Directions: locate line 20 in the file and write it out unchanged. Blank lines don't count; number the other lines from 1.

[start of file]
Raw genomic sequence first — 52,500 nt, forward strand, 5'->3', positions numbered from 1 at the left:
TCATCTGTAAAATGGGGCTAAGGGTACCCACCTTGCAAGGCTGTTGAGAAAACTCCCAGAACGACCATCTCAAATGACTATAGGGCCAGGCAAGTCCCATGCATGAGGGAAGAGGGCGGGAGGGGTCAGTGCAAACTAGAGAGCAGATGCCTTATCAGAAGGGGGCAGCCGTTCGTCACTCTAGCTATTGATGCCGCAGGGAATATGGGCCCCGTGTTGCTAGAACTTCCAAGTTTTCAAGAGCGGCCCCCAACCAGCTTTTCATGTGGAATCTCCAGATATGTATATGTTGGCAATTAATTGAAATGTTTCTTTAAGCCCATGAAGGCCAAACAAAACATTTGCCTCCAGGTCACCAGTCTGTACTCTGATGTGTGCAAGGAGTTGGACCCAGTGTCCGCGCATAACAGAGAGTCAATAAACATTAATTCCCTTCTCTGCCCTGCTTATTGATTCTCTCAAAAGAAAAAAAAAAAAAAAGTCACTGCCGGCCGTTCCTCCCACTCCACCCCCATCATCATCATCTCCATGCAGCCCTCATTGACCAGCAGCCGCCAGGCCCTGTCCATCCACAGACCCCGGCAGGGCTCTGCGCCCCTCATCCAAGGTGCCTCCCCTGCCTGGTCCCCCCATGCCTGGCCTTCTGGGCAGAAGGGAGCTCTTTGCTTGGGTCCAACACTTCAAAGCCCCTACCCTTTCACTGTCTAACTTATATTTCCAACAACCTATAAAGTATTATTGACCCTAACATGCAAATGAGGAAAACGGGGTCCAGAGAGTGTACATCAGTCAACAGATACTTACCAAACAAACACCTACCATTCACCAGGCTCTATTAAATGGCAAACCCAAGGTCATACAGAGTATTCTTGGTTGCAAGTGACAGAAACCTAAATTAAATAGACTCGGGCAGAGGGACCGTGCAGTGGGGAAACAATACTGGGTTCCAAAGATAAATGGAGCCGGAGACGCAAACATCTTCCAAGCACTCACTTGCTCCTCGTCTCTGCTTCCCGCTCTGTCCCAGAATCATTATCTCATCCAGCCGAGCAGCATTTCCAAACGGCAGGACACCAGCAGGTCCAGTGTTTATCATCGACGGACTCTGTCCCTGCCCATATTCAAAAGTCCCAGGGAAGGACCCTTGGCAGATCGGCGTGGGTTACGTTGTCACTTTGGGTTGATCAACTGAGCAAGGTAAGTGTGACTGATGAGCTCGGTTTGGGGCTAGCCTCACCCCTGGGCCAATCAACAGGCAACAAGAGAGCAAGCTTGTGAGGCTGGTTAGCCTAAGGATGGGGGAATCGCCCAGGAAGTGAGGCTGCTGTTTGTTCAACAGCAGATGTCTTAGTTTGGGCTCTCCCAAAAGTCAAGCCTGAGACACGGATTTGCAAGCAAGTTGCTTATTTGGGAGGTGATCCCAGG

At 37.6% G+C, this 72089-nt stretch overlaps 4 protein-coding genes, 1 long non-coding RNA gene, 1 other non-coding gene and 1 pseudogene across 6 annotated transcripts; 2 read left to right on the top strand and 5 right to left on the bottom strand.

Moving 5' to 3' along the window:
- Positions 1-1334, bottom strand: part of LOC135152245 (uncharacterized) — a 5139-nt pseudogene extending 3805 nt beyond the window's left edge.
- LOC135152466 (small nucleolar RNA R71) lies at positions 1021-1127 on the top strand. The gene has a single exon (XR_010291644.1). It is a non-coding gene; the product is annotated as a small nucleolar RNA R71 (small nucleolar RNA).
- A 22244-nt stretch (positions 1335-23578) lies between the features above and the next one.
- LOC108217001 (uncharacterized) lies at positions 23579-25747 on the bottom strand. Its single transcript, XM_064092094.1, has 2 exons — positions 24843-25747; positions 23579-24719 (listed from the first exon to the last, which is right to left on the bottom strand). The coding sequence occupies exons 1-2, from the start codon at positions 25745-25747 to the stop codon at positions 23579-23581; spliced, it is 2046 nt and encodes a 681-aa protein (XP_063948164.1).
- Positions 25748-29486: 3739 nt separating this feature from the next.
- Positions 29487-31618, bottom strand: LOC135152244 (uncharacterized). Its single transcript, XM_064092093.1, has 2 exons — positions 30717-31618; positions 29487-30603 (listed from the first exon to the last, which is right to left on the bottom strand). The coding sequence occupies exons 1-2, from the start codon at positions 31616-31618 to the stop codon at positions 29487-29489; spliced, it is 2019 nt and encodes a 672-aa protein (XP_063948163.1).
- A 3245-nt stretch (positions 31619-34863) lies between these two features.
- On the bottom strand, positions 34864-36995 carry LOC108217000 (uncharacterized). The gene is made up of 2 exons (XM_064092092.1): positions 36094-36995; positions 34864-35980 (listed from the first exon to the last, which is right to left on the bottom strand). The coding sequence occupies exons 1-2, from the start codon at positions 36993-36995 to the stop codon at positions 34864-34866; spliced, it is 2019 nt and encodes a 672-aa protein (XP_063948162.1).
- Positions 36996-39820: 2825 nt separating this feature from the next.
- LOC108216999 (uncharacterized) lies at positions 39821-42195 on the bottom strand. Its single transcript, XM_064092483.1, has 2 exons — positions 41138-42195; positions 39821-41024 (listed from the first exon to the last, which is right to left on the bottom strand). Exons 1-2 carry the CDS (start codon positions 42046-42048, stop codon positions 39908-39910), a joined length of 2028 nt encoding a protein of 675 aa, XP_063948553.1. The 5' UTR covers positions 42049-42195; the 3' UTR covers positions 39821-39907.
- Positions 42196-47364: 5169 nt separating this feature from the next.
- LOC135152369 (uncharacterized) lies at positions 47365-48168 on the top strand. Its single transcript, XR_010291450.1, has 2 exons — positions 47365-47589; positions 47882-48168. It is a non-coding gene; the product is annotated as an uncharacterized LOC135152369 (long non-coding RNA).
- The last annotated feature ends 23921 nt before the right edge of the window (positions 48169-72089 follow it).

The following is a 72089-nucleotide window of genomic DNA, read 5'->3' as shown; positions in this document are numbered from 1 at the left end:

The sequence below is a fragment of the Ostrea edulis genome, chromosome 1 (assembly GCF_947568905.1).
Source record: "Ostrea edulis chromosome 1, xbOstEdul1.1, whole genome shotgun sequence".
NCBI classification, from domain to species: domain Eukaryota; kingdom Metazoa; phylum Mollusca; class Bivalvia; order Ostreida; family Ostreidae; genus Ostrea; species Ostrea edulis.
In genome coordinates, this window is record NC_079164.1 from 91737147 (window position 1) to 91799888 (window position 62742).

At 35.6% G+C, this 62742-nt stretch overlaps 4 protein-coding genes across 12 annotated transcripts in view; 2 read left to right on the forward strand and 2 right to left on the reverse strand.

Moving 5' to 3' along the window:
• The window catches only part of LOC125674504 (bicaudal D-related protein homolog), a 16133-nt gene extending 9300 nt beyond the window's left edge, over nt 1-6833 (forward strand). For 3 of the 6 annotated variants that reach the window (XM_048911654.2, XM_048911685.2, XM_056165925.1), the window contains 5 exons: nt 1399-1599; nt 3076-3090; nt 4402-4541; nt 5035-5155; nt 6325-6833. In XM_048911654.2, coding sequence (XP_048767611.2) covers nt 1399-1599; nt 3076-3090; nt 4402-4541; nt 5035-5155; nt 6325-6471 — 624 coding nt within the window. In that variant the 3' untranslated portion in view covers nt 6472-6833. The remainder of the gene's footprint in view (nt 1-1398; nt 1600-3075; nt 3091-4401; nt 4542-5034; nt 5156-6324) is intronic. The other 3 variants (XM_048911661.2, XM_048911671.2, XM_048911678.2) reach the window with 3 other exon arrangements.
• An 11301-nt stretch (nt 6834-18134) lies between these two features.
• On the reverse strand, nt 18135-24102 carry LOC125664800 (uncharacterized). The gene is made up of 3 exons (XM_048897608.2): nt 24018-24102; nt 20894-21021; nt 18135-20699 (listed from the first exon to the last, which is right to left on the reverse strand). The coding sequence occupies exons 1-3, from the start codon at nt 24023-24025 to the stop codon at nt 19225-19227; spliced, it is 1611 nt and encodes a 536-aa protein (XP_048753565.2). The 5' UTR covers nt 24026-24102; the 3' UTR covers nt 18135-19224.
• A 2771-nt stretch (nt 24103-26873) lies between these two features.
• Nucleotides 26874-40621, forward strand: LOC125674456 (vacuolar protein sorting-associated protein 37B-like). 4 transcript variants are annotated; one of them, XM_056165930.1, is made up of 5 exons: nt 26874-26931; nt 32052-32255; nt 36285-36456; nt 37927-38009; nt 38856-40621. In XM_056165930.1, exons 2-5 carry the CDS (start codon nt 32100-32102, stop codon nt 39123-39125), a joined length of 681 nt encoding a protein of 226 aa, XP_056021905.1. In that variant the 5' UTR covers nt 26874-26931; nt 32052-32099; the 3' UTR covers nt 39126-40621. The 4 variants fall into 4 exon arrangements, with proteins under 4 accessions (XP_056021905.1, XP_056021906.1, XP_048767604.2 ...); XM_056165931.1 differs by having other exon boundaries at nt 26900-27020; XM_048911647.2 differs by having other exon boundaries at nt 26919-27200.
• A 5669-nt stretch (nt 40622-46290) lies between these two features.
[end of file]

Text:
Source record: "Ostrea edulis chromosome 1, xbOstEdul1.1, whole genome shotgun sequence".